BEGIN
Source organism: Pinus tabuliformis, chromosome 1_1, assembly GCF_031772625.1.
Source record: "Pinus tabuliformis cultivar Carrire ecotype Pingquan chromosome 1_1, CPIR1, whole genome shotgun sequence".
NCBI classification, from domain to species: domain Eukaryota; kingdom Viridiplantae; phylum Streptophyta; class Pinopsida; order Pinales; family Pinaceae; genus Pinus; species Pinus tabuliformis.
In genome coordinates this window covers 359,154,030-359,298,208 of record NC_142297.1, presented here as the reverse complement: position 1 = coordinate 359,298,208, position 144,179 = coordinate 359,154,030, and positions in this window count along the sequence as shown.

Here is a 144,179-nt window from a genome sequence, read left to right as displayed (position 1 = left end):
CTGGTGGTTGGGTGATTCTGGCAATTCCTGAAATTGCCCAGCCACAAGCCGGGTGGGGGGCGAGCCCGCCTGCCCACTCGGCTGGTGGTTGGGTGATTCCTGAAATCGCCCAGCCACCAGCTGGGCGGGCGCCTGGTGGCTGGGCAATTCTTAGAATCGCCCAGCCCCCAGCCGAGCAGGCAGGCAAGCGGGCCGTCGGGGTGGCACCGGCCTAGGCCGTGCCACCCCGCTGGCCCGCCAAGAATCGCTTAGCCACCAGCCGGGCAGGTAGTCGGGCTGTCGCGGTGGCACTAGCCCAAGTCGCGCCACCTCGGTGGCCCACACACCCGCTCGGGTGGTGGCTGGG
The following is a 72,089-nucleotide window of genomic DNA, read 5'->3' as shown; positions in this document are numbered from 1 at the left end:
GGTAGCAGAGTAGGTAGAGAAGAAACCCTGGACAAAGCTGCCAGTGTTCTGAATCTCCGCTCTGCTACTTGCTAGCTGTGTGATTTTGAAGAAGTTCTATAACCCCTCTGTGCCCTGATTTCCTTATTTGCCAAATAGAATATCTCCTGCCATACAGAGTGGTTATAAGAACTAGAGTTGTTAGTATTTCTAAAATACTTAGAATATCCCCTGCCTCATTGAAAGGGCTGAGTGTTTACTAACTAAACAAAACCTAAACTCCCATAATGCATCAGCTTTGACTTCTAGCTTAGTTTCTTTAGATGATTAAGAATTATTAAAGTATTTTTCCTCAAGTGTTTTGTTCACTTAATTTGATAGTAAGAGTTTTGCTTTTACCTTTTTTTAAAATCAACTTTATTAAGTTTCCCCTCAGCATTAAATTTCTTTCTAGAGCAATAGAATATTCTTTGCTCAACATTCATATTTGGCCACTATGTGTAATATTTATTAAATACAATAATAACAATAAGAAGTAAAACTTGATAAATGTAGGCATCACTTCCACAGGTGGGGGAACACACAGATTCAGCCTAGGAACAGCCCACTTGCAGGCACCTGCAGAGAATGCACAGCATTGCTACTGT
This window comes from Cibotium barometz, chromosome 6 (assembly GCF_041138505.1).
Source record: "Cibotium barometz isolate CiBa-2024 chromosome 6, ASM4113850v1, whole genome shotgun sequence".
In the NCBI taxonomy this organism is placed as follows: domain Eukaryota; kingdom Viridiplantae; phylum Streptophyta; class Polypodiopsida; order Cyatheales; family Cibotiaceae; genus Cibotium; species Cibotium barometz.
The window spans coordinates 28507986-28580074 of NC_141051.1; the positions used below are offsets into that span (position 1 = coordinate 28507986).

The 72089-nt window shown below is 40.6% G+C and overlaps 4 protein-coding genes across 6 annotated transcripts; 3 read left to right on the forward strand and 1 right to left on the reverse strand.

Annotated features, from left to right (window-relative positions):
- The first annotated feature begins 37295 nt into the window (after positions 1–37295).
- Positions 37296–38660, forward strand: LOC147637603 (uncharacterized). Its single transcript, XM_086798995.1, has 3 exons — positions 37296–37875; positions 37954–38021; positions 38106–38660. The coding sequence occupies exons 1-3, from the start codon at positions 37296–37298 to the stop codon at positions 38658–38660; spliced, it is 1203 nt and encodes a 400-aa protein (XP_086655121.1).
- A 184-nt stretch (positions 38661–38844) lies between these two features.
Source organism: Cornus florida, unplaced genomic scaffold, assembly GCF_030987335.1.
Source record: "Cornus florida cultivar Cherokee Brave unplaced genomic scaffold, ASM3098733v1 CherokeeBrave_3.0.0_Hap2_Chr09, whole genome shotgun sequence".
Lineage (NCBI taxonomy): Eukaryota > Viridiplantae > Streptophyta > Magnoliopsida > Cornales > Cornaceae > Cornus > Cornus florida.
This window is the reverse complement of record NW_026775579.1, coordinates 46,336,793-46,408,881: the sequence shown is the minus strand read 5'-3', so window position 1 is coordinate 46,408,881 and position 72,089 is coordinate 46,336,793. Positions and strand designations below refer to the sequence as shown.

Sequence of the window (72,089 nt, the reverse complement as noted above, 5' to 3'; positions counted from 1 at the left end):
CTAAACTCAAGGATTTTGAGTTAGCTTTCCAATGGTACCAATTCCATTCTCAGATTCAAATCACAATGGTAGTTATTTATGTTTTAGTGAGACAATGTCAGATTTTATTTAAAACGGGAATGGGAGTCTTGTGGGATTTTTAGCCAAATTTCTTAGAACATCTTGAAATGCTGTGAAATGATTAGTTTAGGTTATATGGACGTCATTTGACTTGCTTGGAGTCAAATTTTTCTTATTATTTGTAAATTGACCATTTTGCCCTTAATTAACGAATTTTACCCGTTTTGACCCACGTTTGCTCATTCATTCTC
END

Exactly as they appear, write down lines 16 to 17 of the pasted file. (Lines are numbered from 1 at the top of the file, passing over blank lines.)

- Positions 37296–38660, forward strand: LOC147637603 (uncharacterized). Its single transcript, XM_086798995.1, has 3 exons — positions 37296–37875; positions 37954–38021; positions 38106–38660. The coding sequence occupies exons 1-3, from the start codon at positions 37296–37298 to the stop codon at positions 38658–38660; spliced, it is 1203 nt and encodes a 400-aa protein (XP_086655121.1).
- A 184-nt stretch (positions 38661–38844) lies between these two features.